Preston Bus Station Revamp is Heading in the Right Direction

A Preston-based company is hard at work making and delivering 1,500 signs for the £23.3 million refurbishment and redevelopment of the city’s iconic bus station.

Signs Express (Central Lancashire) has been appointed by main contractor Conlon Construction to deliver all the signage for the refurbished Grade II-listed building.

And that includes going back to the future. The work includes re-creating the original sign designs, by the architects and engineers at Building Design Partnership and Ove Arup & Partners, which were installed when the bus station was first opened in the late 1960s.

The first-stage of the contract to improve the bus station concourse has already been completed and handed over to Lancashire County Council by Preston-based Conlon as part of the wider development project.

Delivering all 1,500 signs will take the design and manufacturing teams at Signs Express, which operates from its Rough Hey headquarters on the outskirts of the city, 12 months to deliver.

The bus station work is just one of a number of projects Signs Express is delivering for large-scale construction and regeneration projects across the North West being carried out by big-name regional builders including Conlon, Warden Construction and Eric Wright.

Signs Express’ clients also include hospital trusts, schools and colleges across Lancashire, local authorities, universities and manufacturers.

Ben Hall, Director at Signs Express, said: “As a Preston company we are very proud to have been appointed to this important regeneration project for the city.

“The work we have been carrying out has also been fascinating as the regeneration project includes restoring a lot of the bus station to its original 1960s look, including the signs and the distinctive numbers on each original bus bay.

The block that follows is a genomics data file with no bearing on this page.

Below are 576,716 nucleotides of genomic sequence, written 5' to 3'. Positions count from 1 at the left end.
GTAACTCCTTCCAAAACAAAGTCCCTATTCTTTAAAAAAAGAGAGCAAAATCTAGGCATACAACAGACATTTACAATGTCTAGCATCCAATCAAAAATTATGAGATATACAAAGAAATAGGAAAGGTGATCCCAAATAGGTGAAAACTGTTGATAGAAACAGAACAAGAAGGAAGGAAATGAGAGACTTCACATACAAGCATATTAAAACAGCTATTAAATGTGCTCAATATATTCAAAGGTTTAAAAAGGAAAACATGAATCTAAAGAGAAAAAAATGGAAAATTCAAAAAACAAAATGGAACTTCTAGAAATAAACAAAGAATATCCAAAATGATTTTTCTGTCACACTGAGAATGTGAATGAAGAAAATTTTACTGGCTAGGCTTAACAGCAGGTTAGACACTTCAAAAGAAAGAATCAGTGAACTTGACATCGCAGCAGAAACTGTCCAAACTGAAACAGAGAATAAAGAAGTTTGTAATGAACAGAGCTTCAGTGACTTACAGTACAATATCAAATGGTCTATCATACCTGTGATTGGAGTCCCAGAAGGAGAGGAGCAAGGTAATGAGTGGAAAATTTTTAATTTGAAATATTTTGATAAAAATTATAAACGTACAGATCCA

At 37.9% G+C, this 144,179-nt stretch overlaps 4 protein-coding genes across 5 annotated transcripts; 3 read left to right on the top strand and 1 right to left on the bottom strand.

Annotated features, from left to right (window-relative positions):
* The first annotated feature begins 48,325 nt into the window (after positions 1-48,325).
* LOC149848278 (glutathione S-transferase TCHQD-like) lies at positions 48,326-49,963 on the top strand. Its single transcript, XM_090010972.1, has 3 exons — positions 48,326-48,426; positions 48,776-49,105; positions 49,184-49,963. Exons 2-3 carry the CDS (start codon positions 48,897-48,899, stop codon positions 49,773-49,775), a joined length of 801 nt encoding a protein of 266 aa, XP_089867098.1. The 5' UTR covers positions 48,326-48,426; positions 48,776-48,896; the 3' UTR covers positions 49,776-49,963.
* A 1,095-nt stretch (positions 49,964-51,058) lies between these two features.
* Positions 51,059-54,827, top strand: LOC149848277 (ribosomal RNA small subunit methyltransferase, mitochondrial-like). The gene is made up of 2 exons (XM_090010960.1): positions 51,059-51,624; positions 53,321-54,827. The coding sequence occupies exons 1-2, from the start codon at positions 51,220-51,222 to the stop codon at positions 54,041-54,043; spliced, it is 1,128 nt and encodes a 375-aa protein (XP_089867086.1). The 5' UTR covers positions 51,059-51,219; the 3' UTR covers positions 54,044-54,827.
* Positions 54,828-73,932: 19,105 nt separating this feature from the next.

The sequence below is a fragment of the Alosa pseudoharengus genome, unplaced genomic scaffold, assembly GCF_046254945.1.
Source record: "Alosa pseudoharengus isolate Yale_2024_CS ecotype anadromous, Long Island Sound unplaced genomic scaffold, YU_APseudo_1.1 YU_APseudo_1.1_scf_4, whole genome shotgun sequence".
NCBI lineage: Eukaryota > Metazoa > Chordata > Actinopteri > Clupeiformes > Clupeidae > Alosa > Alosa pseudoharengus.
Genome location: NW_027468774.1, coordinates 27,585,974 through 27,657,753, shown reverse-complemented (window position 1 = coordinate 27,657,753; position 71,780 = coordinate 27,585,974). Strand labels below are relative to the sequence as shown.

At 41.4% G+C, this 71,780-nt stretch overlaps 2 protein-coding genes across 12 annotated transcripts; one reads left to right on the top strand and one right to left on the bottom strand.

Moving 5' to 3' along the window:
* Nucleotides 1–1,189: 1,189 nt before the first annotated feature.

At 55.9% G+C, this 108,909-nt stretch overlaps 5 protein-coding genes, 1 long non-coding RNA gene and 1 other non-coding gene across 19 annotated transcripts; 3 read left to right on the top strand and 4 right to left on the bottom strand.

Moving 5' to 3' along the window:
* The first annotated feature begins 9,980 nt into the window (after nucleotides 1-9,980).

“We’re spending a lot of time getting that look right. The bus station is a very special and distinctive building and requires this special approach. The result will be fantastic.”

The bus station revamp is part of a wider regeneration of the area and includes the creation of a public square and a youth zone. The building is hailed as an iconic example of Brutalist architecture.

Peter Carroll, Project Manager for Conlon, said: “The team at Signs Express have been proactive in finding solutions to match the existing signage as the building is listed and has English Heritage status.

“They have worked well with ourselves and our client Lancashire County Council providing detailed signage information and samples when required.”

Quirks of the job abound as the listed status of the bus station means certain original signs must be restored or replaced.

Ben Hall says: “On the eastern apron, where the new bus terminals are being located, the original signs number 1 to 40 inside the concourse and will be retained and restored.

“But, there are going to be fewer bays for buses so externally every sixth or seventh number is missing. There will be no numbers 18, 26 or 33 for example.

“This won’t affect passengers, as these numbers are only used by drivers arriving at the bus station.”

Signs Express and its 15-strong workforce designs, produces and installs a full range of signage for its growing client base and is owned and run by father and son team Stephen and Ben Hall.

As well as external and internal signs, the company also creates vehicle and window graphics and has seen a growing demand for its bespoke digital wallpaper. All its work, from design to manufacture, is carried out ‘in house’.

Stephen, 62, is the former managing director of Coupe Foundry in Higher Walton. After a management buy-out in the 1990s he doubled its turnover to more than £7 million in his 10 years in charge, before selling the business to venture capital investors.

Signs Express’ growing client list has seen annual turnover grow above £800,000. Ben said: “Our design department is using the latest software to create powerful messages. We pride ourselves that we are more than just a sign company.

“We’ve got graphics and fabrication workshops that are also equipped with the latest technology. It means we can produce all aspects of sign work, including illuminated, tactile and braille signs.

“It’s a very competitive market out there, but the advantage we have is being able to take on work of all sizes and to successfully project manage them.”

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